Supergroups are of two varieties: a heterogeneous mashup of styles (e.g. Oysterhead), or like-minded, stylistically homogenous artists (e.g. Wild Flag, Cream). At first glance, Rocket Juice and the Moon
, comprised of Damon Albarn (Blur, Gorillaz) on guitar, Flea (Red Hot Chili Peppers) on bass, and Tony Allen (Fela Kuti) on drums, falls into the former category. Yet Albarn and Flea have totally absorbed Allen’s Nigerian funk soundworld while still contributing their own idiosyncratic stamps. The result is a highly enjoyable album of Afrobeat music accented with edgy bass and artsy guitar/synth melodies.
“Hey, Shooter”, with guest vocals from Erykah Badu, distills the best of this group’s sound into a taut four minutes. Flea’s bass lines retain his trademark pop and attack, but settle into a smoother groove than on most RHCP songs. Similarly, Albarn crafts repetitive riffs of an indie/art-rock character that seamlessly integrate into the weave of drums, bass, horns, and smooth vocals.
Other musical styles are present that carry each member’s individual personality: The Britpop of “Poison” is the album’s only tune with a traditional verse/chorus form, featuring a soulful vocal performance from Albarn; “Check Out” is synth-heavy dub. On “Night Watch” and “Rotary Connection”, one senses Flea’s and Albarn’s aesthetics poking through more, with aggressively funky bass leading the way under lots of analog synth, all above a much jazzier and rhythmically complex beat.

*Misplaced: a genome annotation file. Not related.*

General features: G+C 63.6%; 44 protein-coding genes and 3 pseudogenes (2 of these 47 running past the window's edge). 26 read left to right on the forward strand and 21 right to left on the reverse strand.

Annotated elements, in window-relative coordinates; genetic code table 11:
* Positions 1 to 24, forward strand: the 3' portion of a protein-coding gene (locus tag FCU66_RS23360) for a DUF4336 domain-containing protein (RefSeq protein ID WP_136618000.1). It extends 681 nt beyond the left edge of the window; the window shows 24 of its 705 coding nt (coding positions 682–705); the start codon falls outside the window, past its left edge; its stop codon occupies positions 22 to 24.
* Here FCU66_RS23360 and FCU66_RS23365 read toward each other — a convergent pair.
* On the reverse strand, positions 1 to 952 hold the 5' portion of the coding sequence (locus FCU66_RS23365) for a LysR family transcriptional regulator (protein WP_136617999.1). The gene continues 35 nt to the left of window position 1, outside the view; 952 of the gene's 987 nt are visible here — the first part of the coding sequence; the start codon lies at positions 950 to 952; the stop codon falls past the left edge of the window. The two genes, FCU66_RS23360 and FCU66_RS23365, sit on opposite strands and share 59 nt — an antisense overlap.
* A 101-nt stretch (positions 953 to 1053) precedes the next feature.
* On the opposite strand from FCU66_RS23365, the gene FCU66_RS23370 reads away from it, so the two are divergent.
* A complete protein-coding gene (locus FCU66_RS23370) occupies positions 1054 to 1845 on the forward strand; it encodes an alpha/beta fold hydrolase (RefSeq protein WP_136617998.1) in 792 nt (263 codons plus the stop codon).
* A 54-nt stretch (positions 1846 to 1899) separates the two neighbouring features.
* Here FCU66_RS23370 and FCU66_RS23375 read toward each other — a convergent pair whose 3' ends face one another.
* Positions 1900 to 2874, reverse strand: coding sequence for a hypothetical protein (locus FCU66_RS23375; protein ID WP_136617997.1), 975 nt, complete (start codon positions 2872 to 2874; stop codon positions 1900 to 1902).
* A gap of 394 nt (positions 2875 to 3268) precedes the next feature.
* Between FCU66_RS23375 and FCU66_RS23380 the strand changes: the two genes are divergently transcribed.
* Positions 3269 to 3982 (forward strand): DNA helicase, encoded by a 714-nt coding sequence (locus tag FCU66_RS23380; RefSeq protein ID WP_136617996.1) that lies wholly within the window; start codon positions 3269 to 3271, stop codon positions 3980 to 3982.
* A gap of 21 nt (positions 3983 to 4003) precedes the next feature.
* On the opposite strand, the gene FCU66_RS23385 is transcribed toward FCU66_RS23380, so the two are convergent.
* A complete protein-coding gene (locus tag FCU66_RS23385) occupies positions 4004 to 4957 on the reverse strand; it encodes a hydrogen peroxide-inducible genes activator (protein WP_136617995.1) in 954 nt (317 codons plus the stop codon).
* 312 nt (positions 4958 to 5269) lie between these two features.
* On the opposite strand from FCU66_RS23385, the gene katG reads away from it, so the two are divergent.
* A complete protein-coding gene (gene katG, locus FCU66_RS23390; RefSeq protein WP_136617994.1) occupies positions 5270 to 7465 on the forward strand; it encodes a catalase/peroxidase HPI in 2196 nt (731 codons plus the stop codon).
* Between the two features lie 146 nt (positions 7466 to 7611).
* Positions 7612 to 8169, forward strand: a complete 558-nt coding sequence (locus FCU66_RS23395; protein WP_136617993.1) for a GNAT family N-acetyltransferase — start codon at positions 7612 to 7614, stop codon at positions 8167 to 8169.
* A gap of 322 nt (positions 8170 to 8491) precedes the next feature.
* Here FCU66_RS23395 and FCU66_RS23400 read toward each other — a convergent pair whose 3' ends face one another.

Regrettably, “Night Watch”, “Rotary Connection”, and eight other tracks last only two minutes (out of 18 total). Each seems like a snippet from a much longer jam, but the band has excerpted their favorite bits of improv and called each a song. As such, we get glimpses into the magic, but even the five minute “There” fades out mid-phrase. Since the Chili Peppers are on tour through 2013, it might be a while until these guys really stretch out live. In the meantime, we’ll happily settle for this debut.
Essential Tracks: “Hey, Shooter”, “Lolo”, “Follow-Fashion”, “Night Watch”, “There”, “Fatherless”